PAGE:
Rurality, Quality Improvement Maturity, and Accreditation Readiness: A Comparison Study of Colorado, Kansas, and Nebraska Local Health Departments

Abbey Gregg, Sarbinaz Bekmuratova, David Palm, Lisa Vanraemdonck, Gianfranco Pezzino, Li Wu Chen, Peter Manetta

Research output: Contribution to journalArticlepeer-review

2 Scopus citations


Objective: To compare local health department (LHD) accreditation readiness (AR) and quality improvement (QI) maturity in 3 states, between LHDs with varying levels of rurality, and across an LHD staffing-level continuum. Design: This was a cross-sectional comparative study that included an online survey administered to LHD directors in Colorado, Kansas, and Nebraska. The survey included 10 questions assessed on a 5-point Likert scale covering 3 QI domains and 13 questions covering 5 AR domains. The median score for both QI maturity and AR was calculated by each state, by the number of full-time equivalent staff employed at the LHD, and by a measure of rurality and population density. Setting and Participants: A total of 156 LHDs from the states of Colorado, Kansas, and Nebraska. Main Outcome Measure(s): QI maturity and AR scores. Results: A majority (59%) of the surveyed LHDs plan to apply or have already applied for Public Health Accreditation Board (PHAB) accreditation. The overall QI maturity and AR scores were highest in Nebraska, as was the intent to seek PHAB accreditation and current use of PHAB standards. Across levels of rurality and staffing, LHD QI maturity scores were similar; however, AR scores improved as LHD staffing levels increased and rurality decreased. Conclusions: Small LHDs and rural LHDs have QI maturity levels that are comparable to larger, less rural LHDs, but their AR is much lower. As accreditation has been found to have positive benefits, it is important that all LHDs have the capacity and resources to meet the performance standards required of accredited LHDs. Small, rural LHDs may need additional resources and support in order to improve their ability to be accredited and/or certain accreditation requirements may need modification to make accreditation more accessible to small LHDs.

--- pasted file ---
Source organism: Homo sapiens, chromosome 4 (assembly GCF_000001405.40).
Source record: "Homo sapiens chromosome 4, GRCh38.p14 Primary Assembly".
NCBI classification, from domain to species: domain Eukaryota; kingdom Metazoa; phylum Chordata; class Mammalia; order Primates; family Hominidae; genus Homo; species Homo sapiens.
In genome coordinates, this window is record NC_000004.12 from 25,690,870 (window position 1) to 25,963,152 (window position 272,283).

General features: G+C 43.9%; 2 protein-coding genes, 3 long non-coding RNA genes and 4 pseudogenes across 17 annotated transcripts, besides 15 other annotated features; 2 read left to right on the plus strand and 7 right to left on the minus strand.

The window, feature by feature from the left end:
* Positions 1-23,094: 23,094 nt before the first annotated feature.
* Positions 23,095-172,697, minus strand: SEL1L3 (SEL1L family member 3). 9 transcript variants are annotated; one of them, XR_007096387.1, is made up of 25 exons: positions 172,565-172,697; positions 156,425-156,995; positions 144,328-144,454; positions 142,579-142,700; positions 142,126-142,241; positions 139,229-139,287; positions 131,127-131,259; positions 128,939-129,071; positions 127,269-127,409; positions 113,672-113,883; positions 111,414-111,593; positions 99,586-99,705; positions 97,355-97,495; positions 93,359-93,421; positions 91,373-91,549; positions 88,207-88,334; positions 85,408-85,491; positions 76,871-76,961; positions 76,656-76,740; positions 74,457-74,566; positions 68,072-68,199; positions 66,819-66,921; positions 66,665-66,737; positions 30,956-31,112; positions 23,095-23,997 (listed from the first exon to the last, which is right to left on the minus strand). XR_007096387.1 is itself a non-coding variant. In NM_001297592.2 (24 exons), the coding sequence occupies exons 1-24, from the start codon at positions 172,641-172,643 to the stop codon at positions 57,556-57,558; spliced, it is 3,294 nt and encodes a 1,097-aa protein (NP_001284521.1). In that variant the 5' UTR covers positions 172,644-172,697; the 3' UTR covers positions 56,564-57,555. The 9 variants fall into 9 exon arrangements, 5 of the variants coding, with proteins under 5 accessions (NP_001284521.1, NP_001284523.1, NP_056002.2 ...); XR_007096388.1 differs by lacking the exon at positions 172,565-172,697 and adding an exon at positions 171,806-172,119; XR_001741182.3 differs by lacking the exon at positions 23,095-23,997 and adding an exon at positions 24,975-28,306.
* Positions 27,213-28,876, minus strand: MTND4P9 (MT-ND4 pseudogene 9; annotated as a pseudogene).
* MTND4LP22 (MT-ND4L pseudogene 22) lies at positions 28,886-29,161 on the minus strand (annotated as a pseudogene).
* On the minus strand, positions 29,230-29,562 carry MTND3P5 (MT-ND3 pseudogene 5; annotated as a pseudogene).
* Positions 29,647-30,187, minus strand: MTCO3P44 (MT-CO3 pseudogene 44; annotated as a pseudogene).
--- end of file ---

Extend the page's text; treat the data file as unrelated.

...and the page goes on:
Original languageEnglish (US)
Pages (from-to)E15-E22
JournalJournal of Public Health Management and Practice
Issue number6
StatePublished - Nov 1 2018


  • accreditation
  • local health department
  • quality improvement
  • rural

ASJC Scopus subject areas

  • Health Policy
  • Public Health, Environmental and Occupational Health


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